Oh yeah, and as an extra bonus: Control-Shift-Esc opens the task manager without going to the annoying middle screen as well.
  • by Tacvek (948259) on Thursday January 07, 2010 @01:11PM (#30684448) Journal

    These folders are a bit more than mere shortcuts. They expose the contents of the corresponding folder to anything using the proper APIs to examine it. One of the canonical uses is to create a folder named "Control Panel.{21EC2020-3AEA-1069-A2DD-08002B30309D}" in the path used for start menu entries, which results in a start menu folder that contains all the control panel icons, allowing you to directly select one of them. This feature is not really as useful in Vista or Windows 7 (with the nice program finding box), but was quite useful before then.

  • Re:sigh. (Score:3, Informative)

    by Legion303 (97901) on Thursday January 07, 2010 @01:18PM (#30684530) Homepage

    Why would it be intuitive? I don't think MS intended for people to be using it, which is why it doesn't come with an install icon.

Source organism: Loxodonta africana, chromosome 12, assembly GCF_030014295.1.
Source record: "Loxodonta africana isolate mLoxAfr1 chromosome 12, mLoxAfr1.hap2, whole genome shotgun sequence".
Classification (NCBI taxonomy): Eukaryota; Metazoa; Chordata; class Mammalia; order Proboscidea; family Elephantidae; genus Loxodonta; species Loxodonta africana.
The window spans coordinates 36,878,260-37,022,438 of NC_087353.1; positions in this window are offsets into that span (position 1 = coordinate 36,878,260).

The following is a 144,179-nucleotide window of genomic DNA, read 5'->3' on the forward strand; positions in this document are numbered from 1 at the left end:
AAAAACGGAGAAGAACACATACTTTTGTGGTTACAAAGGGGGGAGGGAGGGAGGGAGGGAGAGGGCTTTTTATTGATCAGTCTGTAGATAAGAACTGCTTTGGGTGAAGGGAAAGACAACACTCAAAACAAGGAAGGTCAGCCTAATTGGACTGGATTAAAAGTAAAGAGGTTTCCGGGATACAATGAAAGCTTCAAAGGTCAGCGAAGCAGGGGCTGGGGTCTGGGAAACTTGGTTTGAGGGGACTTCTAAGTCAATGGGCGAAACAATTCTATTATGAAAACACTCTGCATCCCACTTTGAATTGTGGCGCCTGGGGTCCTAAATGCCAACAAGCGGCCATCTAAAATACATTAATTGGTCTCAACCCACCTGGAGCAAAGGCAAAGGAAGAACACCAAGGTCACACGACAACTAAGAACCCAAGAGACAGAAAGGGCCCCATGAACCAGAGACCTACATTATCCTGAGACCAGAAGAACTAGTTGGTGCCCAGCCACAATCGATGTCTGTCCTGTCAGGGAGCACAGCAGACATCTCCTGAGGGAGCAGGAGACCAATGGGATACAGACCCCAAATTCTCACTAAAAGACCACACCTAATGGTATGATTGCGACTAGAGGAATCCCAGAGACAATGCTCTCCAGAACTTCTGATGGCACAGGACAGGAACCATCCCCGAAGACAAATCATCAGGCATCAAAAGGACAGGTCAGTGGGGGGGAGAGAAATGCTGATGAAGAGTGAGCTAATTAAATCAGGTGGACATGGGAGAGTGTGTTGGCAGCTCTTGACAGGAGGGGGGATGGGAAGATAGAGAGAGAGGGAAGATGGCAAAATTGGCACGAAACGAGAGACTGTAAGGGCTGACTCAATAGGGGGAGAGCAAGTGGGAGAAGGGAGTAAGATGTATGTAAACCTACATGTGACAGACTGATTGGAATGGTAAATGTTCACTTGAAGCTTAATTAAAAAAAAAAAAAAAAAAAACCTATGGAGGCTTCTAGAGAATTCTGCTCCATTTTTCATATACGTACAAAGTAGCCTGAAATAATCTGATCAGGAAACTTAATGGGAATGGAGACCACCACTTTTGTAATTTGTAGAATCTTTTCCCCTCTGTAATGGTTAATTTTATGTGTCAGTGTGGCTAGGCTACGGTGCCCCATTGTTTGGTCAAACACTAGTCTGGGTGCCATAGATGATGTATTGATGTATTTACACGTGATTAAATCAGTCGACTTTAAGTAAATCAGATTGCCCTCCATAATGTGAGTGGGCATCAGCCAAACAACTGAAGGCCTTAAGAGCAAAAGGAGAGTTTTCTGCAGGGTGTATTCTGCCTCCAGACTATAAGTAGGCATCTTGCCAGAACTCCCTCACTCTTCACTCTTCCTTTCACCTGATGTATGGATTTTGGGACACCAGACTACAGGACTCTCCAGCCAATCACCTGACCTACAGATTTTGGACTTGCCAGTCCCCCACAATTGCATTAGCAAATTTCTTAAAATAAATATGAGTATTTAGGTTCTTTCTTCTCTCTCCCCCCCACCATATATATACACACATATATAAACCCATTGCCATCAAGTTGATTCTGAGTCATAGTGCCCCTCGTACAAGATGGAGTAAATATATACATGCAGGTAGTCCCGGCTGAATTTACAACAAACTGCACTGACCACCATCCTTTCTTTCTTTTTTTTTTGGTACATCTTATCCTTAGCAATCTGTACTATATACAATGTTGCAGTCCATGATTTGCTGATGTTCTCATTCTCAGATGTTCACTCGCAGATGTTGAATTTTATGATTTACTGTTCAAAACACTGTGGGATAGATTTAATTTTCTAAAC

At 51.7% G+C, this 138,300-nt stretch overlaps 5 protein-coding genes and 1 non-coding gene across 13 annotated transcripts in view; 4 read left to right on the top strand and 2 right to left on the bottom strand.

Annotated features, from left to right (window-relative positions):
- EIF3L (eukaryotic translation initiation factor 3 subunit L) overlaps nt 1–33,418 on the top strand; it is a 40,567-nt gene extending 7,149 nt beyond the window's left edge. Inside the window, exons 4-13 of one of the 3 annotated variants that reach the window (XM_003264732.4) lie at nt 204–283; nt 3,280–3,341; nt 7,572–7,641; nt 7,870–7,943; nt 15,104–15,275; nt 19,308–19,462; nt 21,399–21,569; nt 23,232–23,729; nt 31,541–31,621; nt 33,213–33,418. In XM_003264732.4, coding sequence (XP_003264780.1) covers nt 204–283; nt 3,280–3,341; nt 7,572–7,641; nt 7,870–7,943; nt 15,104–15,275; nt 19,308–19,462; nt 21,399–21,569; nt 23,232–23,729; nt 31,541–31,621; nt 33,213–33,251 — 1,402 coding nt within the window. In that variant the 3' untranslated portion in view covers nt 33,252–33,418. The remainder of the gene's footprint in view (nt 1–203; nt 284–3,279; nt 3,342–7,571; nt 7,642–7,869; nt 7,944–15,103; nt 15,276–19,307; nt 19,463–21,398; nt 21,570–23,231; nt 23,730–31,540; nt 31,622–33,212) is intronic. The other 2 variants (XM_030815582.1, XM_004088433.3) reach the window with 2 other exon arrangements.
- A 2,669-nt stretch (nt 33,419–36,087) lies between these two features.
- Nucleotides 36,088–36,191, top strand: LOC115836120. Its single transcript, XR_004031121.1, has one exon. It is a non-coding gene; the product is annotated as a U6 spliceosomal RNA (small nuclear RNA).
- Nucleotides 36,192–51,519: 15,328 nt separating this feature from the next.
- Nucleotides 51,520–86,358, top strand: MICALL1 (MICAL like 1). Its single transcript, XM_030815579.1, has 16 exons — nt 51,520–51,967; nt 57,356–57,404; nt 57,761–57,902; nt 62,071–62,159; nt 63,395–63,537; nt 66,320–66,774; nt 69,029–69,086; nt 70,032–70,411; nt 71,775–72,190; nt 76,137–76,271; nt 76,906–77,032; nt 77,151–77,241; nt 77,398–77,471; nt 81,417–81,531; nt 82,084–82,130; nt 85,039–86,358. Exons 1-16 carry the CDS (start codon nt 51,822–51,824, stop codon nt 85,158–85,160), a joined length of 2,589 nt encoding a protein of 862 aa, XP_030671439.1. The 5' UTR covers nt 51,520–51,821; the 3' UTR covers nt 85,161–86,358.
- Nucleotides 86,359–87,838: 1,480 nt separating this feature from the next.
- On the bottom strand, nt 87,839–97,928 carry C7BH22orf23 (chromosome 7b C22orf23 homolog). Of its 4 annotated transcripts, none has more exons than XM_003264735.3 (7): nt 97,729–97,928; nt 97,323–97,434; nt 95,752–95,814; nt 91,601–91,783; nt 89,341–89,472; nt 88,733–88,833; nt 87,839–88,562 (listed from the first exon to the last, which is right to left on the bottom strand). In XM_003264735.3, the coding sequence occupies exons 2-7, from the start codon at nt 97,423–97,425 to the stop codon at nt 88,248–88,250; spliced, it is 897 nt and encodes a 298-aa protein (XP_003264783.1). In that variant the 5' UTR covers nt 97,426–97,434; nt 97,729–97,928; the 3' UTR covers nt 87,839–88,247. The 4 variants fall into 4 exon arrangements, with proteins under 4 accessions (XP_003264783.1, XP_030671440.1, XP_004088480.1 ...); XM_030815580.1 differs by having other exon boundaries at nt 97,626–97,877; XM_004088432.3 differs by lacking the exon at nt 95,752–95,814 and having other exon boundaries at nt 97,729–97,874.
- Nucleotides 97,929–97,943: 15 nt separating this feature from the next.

Unless you meant you don't understand how to enable it, in which case I suggest you read the article more carefully.

  • by Anonymous Coward on Thursday January 07, 2010 @01:27PM (#30684658)
    "For example, the first one could be a folder named &ldquo;thankscnet.{00C6D95F-329C-409a-81D7-C46C66EA7F33}&rdquo; (use everything inside quotes&ndash;but not the quotes themselves)."

    Note the "thankscnet." part. I don't think CNet went and copied the article from him.
  • by clone53421 (1310749) on Thursday January 07, 2010 @01:28PM (#30684676) Journal

    Hmm. I just went for a stumble through the Win XP registry...

    Some other types that hide their contents, and what opens when you double-click them (not sure if they’ll work on other versions of Windows):

    {E88DCCE0-B7B3-11d1-A9F0-00AA0060FA31} - Compressed folder access denied error message